Newsletter march 2012
DURBANVILLE AND GOEDEMOED ANIMAL HOSPITAL
4 De Villiers Drive
Emergency number :
TEL: (021) 976-3031
9 Portulaca Street
ask for Vet on duty
TEL: (021) 975-6385
Dr. I. MENDELSOHN
1. Lead PoisoningThe most common cause of lead poisoning in pets is ingestion of lead basedpaint. Although lead based paint is no longer available it can still be present inold buildings. Lead can also be obtained via other sources: toys, fishing tackle, drapery weights, car exhausts, car batteries, plumbing materials and supplies, lubricating compounds, putty or tar paper, lead foil, golf balls, food packaging, improperly glazed food or water bowls. Water is rarely a source of lead poisoning.
2. AntifreezeEthylene glycol is a common cause of poisoning in pets. It is a clear, odourless liquid with a sweet taste which is attractive to pets and children. It is most com-monly found in antifreeze, but is also in many other products: photographic deve-lopment fluid, brake fluid, some cosmetics, some plants, air conditioning coolantand decorative snow globes.
3. Snow GlobesThese very pretty decorative items may be cute, but they contain antifreeze. This is not a toy for your pet to play with! If they break make sure you clean up the spillimmediately to avoid your pet ingesting the contents.
4. Snail baitSnail bait contains Metaldehyde which is highly toxic if inhaled and moderately toxic if ingested. These are typically bran pellets that are dyed blue. The lowestamount necessary to be fatal is a tablespoon of bait for the average dog and less than a teaspoon of bait for the average cat.
5. Some human foodsThe natural occurring theobromine in chocolate, cocoa, cola and tea can be verypoisonous especially to dogs. Dogs are unable to metabolize this element quicklyenough to avoid poisoning. The theobromine is a stimulant that may cause cardiacarythmia and seizures that can lead to death. Also never feed your dog raisins, grapes, onions, garlic, yeast dough, macadamia nuts, avocados or any food con-taining caffeine or artificial sweeteners.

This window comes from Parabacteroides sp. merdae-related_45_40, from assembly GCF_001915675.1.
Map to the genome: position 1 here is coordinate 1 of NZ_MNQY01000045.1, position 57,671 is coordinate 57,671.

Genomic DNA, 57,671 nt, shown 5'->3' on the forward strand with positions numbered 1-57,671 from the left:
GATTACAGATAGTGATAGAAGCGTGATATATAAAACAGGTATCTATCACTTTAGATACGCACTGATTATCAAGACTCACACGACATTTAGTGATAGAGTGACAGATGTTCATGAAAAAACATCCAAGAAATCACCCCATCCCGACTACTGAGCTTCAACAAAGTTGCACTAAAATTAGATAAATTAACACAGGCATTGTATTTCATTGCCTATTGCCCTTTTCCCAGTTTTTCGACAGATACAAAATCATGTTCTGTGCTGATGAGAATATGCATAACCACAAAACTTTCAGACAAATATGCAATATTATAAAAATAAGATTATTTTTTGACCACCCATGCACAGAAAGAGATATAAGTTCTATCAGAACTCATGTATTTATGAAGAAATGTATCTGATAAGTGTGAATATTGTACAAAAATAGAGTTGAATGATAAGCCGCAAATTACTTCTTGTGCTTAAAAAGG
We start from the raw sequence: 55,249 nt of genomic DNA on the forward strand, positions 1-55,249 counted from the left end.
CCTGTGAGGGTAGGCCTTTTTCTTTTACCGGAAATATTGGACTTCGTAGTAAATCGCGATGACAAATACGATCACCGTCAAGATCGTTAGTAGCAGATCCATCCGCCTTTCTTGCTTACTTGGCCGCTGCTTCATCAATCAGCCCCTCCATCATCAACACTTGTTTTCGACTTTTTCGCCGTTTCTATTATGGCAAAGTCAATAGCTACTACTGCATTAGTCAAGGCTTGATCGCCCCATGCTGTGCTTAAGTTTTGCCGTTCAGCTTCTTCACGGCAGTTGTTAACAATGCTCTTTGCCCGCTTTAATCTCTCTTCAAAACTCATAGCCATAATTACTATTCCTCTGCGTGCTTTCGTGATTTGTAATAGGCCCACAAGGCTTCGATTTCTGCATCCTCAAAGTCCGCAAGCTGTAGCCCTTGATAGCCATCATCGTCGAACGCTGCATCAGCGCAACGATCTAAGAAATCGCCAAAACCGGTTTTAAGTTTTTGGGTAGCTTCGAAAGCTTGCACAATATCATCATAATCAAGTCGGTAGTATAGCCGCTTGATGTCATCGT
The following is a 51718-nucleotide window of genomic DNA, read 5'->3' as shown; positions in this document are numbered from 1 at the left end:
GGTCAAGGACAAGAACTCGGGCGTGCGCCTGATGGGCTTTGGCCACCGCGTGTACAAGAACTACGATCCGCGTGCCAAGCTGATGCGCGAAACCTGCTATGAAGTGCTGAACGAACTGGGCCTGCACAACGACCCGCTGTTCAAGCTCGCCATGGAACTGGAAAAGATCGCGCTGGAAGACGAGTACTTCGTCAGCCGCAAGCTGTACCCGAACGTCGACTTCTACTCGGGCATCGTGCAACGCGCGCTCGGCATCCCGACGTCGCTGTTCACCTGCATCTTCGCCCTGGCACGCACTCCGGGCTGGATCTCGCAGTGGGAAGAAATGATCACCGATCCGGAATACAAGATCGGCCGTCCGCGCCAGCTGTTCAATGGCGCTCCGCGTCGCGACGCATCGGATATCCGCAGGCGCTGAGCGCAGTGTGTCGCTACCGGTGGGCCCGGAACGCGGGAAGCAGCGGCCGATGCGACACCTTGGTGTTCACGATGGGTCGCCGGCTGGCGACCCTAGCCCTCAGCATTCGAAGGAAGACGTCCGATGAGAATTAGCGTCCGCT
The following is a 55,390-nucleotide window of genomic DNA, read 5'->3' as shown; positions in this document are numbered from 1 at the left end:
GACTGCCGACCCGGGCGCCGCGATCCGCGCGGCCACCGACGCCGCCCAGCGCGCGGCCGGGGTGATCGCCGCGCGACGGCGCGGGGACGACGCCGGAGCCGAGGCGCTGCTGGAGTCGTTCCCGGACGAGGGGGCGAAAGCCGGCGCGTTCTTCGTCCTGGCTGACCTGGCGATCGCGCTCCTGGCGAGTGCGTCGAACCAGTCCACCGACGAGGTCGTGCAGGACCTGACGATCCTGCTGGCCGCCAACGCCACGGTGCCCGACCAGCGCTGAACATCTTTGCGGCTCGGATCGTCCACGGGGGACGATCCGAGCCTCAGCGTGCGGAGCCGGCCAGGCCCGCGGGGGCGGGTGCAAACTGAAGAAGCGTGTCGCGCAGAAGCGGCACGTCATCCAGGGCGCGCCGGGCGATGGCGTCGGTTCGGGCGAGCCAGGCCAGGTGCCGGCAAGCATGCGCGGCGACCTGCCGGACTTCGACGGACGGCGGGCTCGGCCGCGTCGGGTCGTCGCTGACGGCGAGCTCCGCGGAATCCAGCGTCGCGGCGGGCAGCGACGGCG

6. Fruit pits and seedsFruit pits and seeds contain cyanide. Always make sure your pet does not haveaccess to your garbage bin. This will also prevent them from ingesting harmfulfood that have spoiled or have mould present.
7. Organophosphates and pyrethrin.
These are usually chemicals used to kill insects. Pyrethrins are commonly foundin flea shampoo, powders and topical treatments. Products that are labelled “doguse only” should not be used on cats as it could be poisonous. Incorrect use offlea treatments and garden pesticides can be fatal to your pet. Always followapplication instructions carefully or rather use safe pyrethroid compounds.
8. MedicationYour medication can be lethal to your pet. These inculde diet pills, prescriptiondrugs, vitamins, pain killers and cold medicine. Even if they only ingest a smallamount the effects can be detrimental. Keep your medications in closed cup-boards which your pets can’t access.
9. Household cleaners. Some of these products contain corrosive elements which can seriously harm yourpet. Always make sure these products are well stored away or substitute them with safer organic cleaners.
10. PlantsThere are quite a few commonly used ornamental or garden plants that can be toxic to your pets. A few examples of these plants are: chrysanthemum, spinach, philodendron, tomato vines, poinsettia, amaryllis, azalea, rhubarb and periwinkle.
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PUPPIES AND GROWING DOGS – WHY FEED PUPPY FOOD?
For the first few weeks of a puppy’s life the bitch’s milk is its sole source of nutrients. Initially the milk is rich in colostrum(1-2 days), which contains antibodies that provide some protection against infectious diseases. From the last trimester of pregnancy and throughout lactation the bitch should be fed a high quality puppy food to help puppy development, build up reserves for feeding and maintain body condition.
Puppies should be encouraged to take small but increasingly larger amounts of food as early as 3 to 4 weeks after whelping. Initially, soften the pellets with warm water to achieve a porridge consistency to encourage solid food intake, then gradually wean them onto dry pellets. Puppies can be fully weaned onto a highly digestible, energy- and nutrient-dense diet between 6 – 8 weeks of age. Energy and nutrient requirements are greatest between weaning and the time puppies reach 50% of their adult body weight.
Growing puppies have different nutritional needs to adult dogs. They require many more nutrients, vitamins, minerals and calories. Puppy food also contain higher levels DHA, a type of long chain Omega-3 fatty acid, which is essential for eye and brain development.
Puppies require 4 smaller meals after weaning, with the frequency reduced to just two daily feedings by adulthood. A complete and balanced diet need not be supplemented with vitamins and minerals.
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